THERE are two flights Pervez Musharraf will never forget. The first was flight PK 805 that brought him from Colombo to Karachi on Oct 12, 1999.
It was prevented from landing at Karachi airport on the orders of the then prime minister Nawaz Sharif. Musharraf had left as chief of army staff; he landed as Pakistan’s fourth military ruler.
The second eventful flight in his life brought him back 14 years later, on March 24, 2013, to the same airport. This time he landed as a civilian commoner and political contender.
In a way, Musharraf’s situation parallels that of the 19th-century Afghan king Shah Shuja, who returned in 1839 from exile in what was British India to claim his throne in Kabul. Then, Shah Shuja had to rely upon the powerful support of the British Army of the Indus to restore him to that insecure eminence. Musharraf has returned this time, not on the broad shoulders of a cabal of corps commanders but instead upon the undependable advice of mothballed loyalists.
Whoever advised Musharraf to return to Pakistan has done him a cruel disservice. Whoever whispered into his ear that he should return to face the music had obviously not read the score. There is no aria written in the libretto of Pakistani political opera for a failed tenor.
Exile has been regarded always by those who lacked a domestic vote bank as a one-way ticket to oblivion. The first of our famous exiles ex-president Iskander Mirza, for example, spent the final years of his life abroad fulminating against his nemesis Ayub Khan, unable to reclaim power. Even when he died, he was denied a grave in his homeland.
When it was Ayub Khan’s turn, he found himself exiled within his own country, staring from his garden across Islamabad, the capital he had founded, a deposed Shah Jahan condemned to gaze at the Taj Mahal he had had built.
Ziaul Haq died as he had governed —– brutally, without remorse. His motto takht ya takhta (the throne or the bier) was not dissimilar to that of Aurangzeb, whom he resembled in more ways than one, for, like the brittle Aurangzeb, he was known to give no quarter to his enemies and expected none from his erstwhile friends.
It is an interesting reflection of the benignity that has crept into Pakistan’s recent polity that our political leaders are permitted (nay, encouraged) by their tormentors to go abroad and there mark time in gilded exile. Preferred penitentiaries are London, Jeddah and Dubai.
What is the blandishment, though, what is the irresistible inducement that arouses the homing instinct in such exiles? What is it that finally convinces these exiles to risk everything — a comfortable life, peace of mind, even life itself — to return to a country where they know that their patriotism will never be a strong enough shield?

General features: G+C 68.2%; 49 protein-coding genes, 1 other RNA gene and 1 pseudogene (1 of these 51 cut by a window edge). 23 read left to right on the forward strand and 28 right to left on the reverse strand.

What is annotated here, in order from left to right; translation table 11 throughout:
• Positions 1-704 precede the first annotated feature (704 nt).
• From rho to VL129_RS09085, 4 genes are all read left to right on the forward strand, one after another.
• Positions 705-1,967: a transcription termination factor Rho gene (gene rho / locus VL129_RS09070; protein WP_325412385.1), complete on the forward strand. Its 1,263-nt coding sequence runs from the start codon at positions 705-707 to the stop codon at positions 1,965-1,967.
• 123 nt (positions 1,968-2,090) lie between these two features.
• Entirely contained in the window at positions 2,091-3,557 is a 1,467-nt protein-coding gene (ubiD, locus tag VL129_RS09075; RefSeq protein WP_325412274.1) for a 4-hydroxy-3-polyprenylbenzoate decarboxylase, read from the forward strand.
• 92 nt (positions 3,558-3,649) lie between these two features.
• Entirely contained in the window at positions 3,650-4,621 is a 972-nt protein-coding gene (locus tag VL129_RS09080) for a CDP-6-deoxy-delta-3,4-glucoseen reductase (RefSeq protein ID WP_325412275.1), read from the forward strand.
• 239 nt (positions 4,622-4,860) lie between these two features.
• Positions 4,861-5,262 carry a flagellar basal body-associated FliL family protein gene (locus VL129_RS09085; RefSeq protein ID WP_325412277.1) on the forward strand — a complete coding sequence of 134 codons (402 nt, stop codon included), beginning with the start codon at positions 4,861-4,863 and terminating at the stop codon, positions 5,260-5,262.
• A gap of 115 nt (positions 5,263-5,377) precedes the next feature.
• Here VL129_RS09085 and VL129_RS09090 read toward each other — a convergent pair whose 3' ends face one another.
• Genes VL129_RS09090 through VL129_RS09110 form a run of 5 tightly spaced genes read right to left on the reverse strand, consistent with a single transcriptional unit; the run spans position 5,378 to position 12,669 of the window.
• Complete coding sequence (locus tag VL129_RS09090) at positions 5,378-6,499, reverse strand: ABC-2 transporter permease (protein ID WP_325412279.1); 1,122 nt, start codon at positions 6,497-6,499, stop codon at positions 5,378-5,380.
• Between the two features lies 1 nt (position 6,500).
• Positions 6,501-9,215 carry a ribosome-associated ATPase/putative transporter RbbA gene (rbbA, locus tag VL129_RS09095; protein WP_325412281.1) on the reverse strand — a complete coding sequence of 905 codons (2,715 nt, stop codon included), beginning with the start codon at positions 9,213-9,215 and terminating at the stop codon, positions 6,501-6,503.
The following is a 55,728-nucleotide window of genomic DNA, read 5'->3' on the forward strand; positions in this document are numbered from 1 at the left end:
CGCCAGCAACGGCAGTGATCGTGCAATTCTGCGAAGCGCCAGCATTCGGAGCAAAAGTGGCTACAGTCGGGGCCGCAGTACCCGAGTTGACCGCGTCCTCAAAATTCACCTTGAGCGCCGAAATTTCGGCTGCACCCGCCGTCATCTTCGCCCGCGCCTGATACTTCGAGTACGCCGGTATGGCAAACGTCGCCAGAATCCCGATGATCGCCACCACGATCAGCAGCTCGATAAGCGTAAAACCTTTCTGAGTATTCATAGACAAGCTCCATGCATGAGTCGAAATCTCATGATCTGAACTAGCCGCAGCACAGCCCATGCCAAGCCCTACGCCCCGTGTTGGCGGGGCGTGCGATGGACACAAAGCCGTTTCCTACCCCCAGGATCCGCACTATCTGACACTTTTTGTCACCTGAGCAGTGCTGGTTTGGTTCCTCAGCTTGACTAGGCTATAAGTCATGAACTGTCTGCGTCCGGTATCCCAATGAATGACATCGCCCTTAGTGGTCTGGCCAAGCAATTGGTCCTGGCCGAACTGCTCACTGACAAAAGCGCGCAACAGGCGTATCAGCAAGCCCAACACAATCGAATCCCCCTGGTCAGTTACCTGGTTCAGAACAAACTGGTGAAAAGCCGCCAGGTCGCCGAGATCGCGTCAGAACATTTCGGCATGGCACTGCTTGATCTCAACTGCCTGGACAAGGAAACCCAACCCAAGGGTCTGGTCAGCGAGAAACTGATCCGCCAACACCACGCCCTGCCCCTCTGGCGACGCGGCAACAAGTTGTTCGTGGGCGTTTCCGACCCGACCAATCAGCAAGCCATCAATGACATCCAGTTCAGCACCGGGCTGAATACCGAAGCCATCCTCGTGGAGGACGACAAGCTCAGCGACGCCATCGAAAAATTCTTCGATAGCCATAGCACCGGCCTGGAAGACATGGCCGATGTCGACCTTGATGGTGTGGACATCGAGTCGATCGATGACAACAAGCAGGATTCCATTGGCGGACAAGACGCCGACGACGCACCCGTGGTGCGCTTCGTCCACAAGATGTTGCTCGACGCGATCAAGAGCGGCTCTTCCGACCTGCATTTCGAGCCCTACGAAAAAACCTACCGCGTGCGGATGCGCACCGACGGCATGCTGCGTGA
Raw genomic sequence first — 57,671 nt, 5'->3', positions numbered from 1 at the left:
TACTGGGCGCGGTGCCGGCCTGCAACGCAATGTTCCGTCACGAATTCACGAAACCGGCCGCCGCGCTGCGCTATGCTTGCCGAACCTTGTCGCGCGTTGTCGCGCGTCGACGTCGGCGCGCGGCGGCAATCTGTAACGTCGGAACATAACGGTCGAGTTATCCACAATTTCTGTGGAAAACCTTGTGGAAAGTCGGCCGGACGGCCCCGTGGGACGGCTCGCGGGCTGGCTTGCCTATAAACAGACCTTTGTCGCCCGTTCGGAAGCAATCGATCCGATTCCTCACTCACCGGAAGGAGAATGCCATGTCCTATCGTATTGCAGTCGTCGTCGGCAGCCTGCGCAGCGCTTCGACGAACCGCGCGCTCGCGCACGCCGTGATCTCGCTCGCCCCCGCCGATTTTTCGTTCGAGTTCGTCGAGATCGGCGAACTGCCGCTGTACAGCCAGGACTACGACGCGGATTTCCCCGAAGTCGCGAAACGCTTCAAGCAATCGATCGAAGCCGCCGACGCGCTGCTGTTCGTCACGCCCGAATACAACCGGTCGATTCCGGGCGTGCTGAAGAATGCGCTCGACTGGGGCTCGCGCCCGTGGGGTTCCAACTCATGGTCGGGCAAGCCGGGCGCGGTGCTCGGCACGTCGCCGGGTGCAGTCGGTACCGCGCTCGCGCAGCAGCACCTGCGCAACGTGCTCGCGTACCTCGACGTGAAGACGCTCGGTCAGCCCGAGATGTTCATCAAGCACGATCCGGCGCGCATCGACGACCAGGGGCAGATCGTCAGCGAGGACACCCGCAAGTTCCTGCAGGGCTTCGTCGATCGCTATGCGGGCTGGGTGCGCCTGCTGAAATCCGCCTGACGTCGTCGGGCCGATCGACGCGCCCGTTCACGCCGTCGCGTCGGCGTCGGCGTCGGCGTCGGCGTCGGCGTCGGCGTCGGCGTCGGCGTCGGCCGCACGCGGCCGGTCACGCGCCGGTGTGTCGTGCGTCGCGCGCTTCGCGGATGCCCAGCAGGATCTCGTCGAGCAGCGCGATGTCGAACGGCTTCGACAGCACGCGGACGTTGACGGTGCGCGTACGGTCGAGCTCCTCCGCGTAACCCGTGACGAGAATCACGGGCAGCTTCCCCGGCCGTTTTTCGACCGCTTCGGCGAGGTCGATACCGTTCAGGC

In the case of the late Mohtarma Benazir Bhutto and Mian Nawaz Sharif, their objectives were quite clear. They returned to reclaim their political constituencies.
In the case of Pervez Musharraf, though, the purpose of his para-gliding unarmed and alone into hostile terrain is unclear. Did he believe that he would be the long-awaited saviour that 180 million discontented citizens have been praying for? If so, he has misread their lips.
Did he believe that he would not be held accountable for anything he had done during the eight years that he ruled the country as its chief executive/president? If so, he ought to have gleaned the back issues of local newspapers since 2008.
If he believed that he could parachute from an aircraft directly into parliament, he has not understood the subtle change that has occurred in the mind of the Pakistan electorate since he was here last.
One cynical view put forward suggests that Pervez Musharraf’s return from exile has less to do with saving the country than with salvaging his own tangible assets and defrosting bank accounts frozen by the courts.
Musharraf is a person who has escaped more assassination attempts than he would care to count. His sense of insecurity is understandable. Before returning to Pakistan, he demanded extraordinary protection, claiming that his life was in danger. On arrival, he received it from his former subordinates.
Whatever may be one’s assessment of Musharraf’s political acumen, even his adversaries would concede that his return to Pakistan is an act of singular personal courage. He has demonstrated that he can endure the humiliation of appearing in local courts, that he can accept rejection of his nomination papers for not one but three constituencies at the hands of returning officers, and that he is prepared to undergo (as he may still have to) the trauma of being made to appear in the court of the very man whom he tried to evict as the chief justice.
Should Musharraf survive all these attempts to assassinate him politically and, by happenstance, win a seat representing Chitral in the next National Assembly, he could find himself in the invidious position of being a powerless back-bencher, the helpless victim of daily taunts and jibes of his fellow parliamentarians whenever he enters the Assembly.
“Lose no hope when faced with hardships,” the Afghan Shah Shuja had written, when faced with similar adversity. ‘Black clouds soon give way to rain.” The monsoons in Mr Musharraf’s political calendar though may be a long, very hot summer away.
The writer is an author.